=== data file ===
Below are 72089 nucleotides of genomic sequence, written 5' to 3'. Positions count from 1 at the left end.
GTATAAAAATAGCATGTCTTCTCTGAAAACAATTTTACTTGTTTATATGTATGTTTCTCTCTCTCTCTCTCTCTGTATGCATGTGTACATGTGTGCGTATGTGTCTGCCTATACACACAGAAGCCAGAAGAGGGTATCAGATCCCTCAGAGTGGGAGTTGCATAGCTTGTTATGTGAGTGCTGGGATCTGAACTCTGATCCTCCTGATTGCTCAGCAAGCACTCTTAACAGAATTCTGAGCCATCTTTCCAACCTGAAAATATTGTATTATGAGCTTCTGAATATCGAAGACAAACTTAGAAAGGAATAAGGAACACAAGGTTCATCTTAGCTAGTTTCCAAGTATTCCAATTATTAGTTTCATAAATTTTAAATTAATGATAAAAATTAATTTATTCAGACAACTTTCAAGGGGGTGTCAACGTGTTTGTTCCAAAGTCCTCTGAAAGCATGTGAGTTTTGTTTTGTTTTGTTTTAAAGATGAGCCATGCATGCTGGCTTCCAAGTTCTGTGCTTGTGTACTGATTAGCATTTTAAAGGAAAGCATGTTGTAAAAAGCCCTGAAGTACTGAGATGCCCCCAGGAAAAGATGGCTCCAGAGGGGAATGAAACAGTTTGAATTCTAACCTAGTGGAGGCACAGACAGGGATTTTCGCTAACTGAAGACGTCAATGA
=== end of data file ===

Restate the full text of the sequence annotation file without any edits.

Below are 72089 nucleotides of genomic sequence, written 5' to 3'. Positions count from 1 at the left end.
GTATAAAAATAGCATGTCTTCTCTGAAAACAATTTTACTTGTTTATATGTATGTTTCTCTCTCTCTCTCTCTCTGTATGCATGTGTACATGTGTGCGTATGTGTCTGCCTATACACACAGAAGCCAGAAGAGGGTATCAGATCCCTCAGAGTGGGAGTTGCATAGCTTGTTATGTGAGTGCTGGGATCTGAACTCTGATCCTCCTGATTGCTCAGCAAGCACTCTTAACAGAATTCTGAGCCATCTTTCCAACCTGAAAATATTGTATTATGAGCTTCTGAATATCGAAGACAAACTTAGAAAGGAATAAGGAACACAAGGTTCATCTTAGCTAGTTTCCAAGTATTCCAATTATTAGTTTCATAAATTTTAAATTAATGATAAAAATTAATTTATTCAGACAACTTTCAAGGGGGTGTCAACGTGTTTGTTCCAAAGTCCTCTGAAAGCATGTGAGTTTTGTTTTGTTTTGTTTTAAAGATGAGCCATGCATGCTGGCTTCCAAGTTCTGTGCTTGTGTACTGATTAGCATTTTAAAGGAAAGCATGTTGTAAAAAGCCCTGAAGTACTGAGATGCCCCCAGGAAAAGATGGCTCCAGAGGGGAATGAAACAGTTTGAATTCTAACCTAGTGGAGGCACAGACAGGGATTTTCGCTAACTGAAGACGTCAATGA